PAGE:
Wednesday, January 8, 2014

A Troubling Trend in Tax Policy

As school boards and the state both begin developing their annual budgets, the awareness of fiscal need is unrelenting.  Everyone will struggle to make the best use of limited tax revenues.

In this climate, there is an alarming new trend among developers of retail properties to request, and for Industrial Development Authority Boards to award, exceptionally long periods of time for Payment in Lieu of Taxes (PILOT) dispensations on property taxes.   Although the typical duration of a PILOT has been ten years, developers are now asking for PILOTS that will run for 20, 25, and even 35 years.  These requests to be relieved of normal property tax obligations for such lengthy periods represent a fundamental change in the expectations of developers for how they would run their businesses.

Admittedly starting a new business is risky.  25% of new businesses fail in their first year and only 47% of retail operations are still operating four years after they open.  So one can understand why developers would seek to leverage every possible financial advantage.

But discounting taxes for a quarter century is more than a tax break to help a business get started – it is a primary change in how businesses operate. 

Giving a 25-year tax break to build a store or restaurant makes questionable sense when so much can change in a quarter century, especially purchasing patterns.  Consider that 25 years ago a first class stamp cost 25 cents, a gallon of regular gas cost $1.12, the US population had 67 million fewer people, and the Dow Jones Average was in the 2,000’s (compared to the current 16,000).  25 years ago Kodak employed over 50,000 people locally.  
And Google, on-line shopping, social media, and all the other elements of an Internet driven world were not yet part of anyone’s plan, even among the small number of scientists who understood the newly invented information sharing system called the Wide Area Information Server.

Considering the potential for changes in demographics and economic structures, the arguments that motivate a decision in 2013 may cause an unreasonable public burden by 2038.  Whenever a PILOT is granted, taxes are shifted from a singular business to all the other taxpayers in the community.  And one has to wonder, if a business claims it cannot operate unless its property taxes are reduced for such a long period of time, perhaps it needs to rethink its business model.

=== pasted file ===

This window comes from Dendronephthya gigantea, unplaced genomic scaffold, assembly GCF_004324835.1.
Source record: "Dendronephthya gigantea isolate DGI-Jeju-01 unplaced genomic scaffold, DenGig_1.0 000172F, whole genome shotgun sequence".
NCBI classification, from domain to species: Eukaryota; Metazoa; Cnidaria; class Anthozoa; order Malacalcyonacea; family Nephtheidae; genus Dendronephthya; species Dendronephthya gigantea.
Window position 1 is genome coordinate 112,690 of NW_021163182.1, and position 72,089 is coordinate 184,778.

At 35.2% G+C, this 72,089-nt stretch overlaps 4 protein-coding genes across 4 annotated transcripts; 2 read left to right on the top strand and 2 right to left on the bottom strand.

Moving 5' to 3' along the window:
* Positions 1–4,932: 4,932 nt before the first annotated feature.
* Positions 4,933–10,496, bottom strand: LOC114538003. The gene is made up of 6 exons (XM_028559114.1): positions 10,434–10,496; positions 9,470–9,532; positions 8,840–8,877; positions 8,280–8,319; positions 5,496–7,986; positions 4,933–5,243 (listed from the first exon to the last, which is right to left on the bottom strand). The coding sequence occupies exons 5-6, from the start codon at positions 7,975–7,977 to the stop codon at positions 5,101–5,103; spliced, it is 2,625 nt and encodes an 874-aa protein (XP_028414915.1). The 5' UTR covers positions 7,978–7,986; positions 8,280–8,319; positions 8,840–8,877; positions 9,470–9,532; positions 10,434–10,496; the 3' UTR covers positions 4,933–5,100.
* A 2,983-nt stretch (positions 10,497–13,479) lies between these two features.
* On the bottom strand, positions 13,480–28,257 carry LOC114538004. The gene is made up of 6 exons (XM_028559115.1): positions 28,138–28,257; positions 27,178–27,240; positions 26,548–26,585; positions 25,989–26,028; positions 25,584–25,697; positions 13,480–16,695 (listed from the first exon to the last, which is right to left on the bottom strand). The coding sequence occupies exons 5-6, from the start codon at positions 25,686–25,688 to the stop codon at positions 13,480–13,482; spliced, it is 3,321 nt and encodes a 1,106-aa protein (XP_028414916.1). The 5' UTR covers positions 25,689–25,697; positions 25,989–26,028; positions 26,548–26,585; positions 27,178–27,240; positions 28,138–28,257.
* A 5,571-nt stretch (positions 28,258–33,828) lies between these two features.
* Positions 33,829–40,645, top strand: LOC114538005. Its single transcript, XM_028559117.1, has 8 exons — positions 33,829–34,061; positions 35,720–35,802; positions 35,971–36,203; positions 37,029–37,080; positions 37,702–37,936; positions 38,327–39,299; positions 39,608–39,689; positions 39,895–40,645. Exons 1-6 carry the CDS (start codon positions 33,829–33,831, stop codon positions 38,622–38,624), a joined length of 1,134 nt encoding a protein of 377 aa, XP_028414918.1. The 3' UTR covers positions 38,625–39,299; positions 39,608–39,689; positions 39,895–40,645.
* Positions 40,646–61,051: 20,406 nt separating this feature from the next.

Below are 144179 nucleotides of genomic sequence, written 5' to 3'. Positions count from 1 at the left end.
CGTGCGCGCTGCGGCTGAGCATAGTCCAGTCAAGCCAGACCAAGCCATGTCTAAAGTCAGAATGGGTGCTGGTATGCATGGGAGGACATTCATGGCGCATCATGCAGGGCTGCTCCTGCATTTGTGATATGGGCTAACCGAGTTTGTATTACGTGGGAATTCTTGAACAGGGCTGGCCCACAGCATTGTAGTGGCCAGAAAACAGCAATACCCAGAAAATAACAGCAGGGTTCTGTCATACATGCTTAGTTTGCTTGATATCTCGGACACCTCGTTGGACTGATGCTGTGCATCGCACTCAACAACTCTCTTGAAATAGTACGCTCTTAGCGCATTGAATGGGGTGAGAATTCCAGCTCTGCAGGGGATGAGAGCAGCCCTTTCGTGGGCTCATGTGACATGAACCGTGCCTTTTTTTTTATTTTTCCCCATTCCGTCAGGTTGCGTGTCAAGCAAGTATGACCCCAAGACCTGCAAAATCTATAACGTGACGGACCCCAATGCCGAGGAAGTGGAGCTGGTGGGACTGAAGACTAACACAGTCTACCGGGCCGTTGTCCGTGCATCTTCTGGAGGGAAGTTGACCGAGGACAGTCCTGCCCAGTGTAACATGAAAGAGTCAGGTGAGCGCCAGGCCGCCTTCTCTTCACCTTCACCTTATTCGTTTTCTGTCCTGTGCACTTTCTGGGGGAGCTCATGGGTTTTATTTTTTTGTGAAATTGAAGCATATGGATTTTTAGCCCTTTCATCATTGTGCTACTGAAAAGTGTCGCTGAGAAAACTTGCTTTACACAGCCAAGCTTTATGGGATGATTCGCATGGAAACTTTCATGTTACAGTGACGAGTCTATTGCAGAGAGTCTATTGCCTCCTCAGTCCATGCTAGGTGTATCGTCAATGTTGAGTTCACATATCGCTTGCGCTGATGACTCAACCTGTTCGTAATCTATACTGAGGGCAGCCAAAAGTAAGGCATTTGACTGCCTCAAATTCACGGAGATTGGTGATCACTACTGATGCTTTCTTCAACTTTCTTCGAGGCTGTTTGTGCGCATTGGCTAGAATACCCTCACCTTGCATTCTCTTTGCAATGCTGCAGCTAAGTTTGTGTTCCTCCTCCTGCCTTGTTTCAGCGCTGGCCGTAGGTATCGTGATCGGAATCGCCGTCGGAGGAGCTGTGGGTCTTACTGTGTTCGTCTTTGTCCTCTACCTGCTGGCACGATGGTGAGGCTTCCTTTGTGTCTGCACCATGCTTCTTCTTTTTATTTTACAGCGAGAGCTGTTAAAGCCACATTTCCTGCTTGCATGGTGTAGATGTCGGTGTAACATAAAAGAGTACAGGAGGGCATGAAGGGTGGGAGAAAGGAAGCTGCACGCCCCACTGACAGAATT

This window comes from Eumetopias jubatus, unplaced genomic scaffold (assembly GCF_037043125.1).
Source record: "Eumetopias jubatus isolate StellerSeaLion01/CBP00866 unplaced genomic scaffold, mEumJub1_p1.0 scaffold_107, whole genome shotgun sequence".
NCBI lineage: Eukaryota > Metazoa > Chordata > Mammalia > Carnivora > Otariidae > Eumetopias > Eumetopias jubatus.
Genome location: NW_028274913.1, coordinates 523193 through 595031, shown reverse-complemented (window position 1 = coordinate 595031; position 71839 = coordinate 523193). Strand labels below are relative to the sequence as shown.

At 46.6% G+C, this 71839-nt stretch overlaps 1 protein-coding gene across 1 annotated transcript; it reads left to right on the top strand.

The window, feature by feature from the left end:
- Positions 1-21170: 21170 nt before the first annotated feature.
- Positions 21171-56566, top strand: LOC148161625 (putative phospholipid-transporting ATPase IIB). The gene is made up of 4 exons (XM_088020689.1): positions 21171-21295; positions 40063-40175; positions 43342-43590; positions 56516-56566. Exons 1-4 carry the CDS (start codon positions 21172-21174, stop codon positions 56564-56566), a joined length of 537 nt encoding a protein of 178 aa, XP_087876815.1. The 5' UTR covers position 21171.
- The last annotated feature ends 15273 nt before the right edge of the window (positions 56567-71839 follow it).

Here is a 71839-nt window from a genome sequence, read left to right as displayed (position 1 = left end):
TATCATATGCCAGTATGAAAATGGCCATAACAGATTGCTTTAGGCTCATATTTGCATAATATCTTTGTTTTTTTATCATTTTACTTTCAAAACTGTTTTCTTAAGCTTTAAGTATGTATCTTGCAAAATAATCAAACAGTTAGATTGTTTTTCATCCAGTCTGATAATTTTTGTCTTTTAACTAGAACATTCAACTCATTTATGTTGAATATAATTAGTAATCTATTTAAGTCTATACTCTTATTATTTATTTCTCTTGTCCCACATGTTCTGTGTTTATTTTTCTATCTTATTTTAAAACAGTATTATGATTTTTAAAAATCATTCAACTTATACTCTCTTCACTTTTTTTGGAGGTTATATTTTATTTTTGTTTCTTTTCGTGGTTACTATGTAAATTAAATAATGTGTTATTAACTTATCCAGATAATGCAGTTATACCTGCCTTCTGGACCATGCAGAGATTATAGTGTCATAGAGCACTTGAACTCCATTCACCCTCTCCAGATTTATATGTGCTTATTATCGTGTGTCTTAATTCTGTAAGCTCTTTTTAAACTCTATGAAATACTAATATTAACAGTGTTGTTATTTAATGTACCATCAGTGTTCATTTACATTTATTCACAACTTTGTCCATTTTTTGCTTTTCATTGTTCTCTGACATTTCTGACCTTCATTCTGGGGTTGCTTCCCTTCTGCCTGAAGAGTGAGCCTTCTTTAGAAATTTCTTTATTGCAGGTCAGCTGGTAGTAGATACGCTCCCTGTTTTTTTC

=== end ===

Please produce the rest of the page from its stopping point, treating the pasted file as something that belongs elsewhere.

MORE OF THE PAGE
So far only a few MCSBA member districts in towns with large shopping malls have had to deal with a request for an extended PILOT, and their experiences have not been encouraging. Although school districts are informed about these requests and are allowed to provide information at public hearings about the impact, school districts do not have any official role in the final decisions of Industrial Development Authorities. 

The lack of a legal role for the schools in making decisions about extended PILOTS is a serious omission and should be changed if this trend continues.  School districts set tax rates with the concerns of the entire community in mind, and a community can hold a school board accountable for their decisions.   In contrast when IDA’s make their decisions, they are looking at a single request, and basing much of their decision on the claims of a self-interested business.  IDA boards do not have any direct accountability to the larger community.
Business interests can change over time but a community’s need for an equitable financial foundation does not.  Other factors, not extended PILOTS, are what will determine whether or not a given business survives over time.  In the meantime, the community’s residents and the businesses with long standing will bear the shift in the tax burden without any similar access to tax relief.  
School systems are seeing more and more limits put on their state and local revenues.  This emergence of requests for extended PILOTS becomes another constraint.  School finance is difficult enough but in this instance, long-term decisions that impact district finances are being made by a separate appointed board, not elected leaders whose primary responsibility is the well being of the school district.